1.1. The global description of the Universe
Ordinarily, the Universe is taken to be a perturbed Robertson-Walker space-time with dynamics governed by Einstein's equations. This is described in detail by Olive and Peacock in this volume. Using the density parameters i for the various matter species and for the cosmological constant, the Friedmann equation can be written
where the sum is over all the different species of matter in the Universe. This equation applies at any epoch, but later in this article we will use the symbols i and to refer to the present values. A typical collection would be baryons, photons, neutrinos, and dark matter (given charge neutrality, the electron density is guaranteed to be too small to be worth considering separately).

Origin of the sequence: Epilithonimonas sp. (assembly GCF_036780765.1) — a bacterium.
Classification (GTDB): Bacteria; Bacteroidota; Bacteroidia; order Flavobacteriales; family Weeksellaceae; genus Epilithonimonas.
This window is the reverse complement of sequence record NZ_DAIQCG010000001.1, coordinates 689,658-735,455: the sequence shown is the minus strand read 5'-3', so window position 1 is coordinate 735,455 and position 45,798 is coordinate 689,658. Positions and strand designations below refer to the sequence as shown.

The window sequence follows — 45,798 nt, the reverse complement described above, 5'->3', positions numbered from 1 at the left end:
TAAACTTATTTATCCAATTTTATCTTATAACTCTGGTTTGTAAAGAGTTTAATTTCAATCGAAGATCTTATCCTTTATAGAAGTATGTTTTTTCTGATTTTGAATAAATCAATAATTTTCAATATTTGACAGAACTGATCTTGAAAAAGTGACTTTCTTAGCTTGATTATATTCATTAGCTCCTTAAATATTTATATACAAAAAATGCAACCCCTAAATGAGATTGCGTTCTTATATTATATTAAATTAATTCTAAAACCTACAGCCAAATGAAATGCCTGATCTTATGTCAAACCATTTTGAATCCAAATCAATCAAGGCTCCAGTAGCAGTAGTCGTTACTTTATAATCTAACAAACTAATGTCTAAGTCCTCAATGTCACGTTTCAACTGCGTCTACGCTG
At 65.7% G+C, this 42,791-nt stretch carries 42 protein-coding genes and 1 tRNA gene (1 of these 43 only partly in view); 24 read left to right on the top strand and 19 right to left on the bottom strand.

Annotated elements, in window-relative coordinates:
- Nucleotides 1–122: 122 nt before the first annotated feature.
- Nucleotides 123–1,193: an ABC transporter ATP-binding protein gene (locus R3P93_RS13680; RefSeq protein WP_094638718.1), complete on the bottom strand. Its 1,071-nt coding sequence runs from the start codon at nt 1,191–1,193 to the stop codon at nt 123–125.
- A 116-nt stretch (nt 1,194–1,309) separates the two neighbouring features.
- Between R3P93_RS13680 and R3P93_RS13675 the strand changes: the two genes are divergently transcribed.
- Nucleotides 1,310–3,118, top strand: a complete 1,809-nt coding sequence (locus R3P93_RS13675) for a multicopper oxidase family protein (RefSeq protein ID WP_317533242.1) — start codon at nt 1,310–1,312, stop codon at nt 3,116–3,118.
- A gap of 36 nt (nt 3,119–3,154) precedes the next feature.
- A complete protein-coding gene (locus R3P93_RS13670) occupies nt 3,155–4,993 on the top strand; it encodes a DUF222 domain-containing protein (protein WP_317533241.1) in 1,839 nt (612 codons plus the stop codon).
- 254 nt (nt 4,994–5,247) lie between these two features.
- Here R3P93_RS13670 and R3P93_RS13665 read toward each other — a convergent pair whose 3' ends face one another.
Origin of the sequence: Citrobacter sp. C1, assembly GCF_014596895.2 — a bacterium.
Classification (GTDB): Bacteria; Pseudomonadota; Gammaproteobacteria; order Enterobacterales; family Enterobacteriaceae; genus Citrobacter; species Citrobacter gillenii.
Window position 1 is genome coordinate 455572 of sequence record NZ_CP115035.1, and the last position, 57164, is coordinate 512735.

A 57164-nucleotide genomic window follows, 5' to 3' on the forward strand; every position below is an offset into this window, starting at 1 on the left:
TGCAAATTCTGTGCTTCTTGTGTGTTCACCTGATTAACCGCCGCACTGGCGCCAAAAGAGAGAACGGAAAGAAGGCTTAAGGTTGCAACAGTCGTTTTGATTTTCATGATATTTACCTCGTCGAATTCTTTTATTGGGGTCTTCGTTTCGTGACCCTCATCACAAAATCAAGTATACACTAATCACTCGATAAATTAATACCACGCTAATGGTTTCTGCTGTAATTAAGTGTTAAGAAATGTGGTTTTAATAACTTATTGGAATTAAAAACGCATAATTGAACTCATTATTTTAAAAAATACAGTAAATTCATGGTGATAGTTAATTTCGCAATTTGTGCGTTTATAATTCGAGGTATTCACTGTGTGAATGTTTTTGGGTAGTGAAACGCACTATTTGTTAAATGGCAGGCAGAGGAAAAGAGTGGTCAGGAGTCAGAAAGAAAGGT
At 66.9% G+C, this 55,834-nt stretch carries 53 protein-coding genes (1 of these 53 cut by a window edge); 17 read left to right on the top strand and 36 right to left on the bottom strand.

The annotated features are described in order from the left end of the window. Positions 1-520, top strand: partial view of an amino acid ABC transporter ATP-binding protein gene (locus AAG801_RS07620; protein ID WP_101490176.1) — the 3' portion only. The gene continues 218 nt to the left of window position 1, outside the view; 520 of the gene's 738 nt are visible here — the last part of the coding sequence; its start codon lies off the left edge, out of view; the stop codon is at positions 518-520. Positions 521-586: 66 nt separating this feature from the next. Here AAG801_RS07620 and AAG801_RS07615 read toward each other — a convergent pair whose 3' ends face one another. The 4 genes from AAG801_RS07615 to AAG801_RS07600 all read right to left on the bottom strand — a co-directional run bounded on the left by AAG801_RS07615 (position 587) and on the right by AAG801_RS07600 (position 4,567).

The complete present state of the homogeneous Universe can be described by giving the present values of all the density parameters and the present Hubble parameter H0 = 100h km s-1 Mpc-1, and indeed one of the density parameters can be eliminated using eq. (1.1). These also allow us to track the history of the Universe back in time, at least until an epoch where interactions allow interchanges between the densities of the different species, which is believed to have last happened at neutrino decoupling shortly before nucleosynthesis. To probe further back into the Universe's history requires assumptions about particle interactions, and perhaps about the nature of physical laws themselves.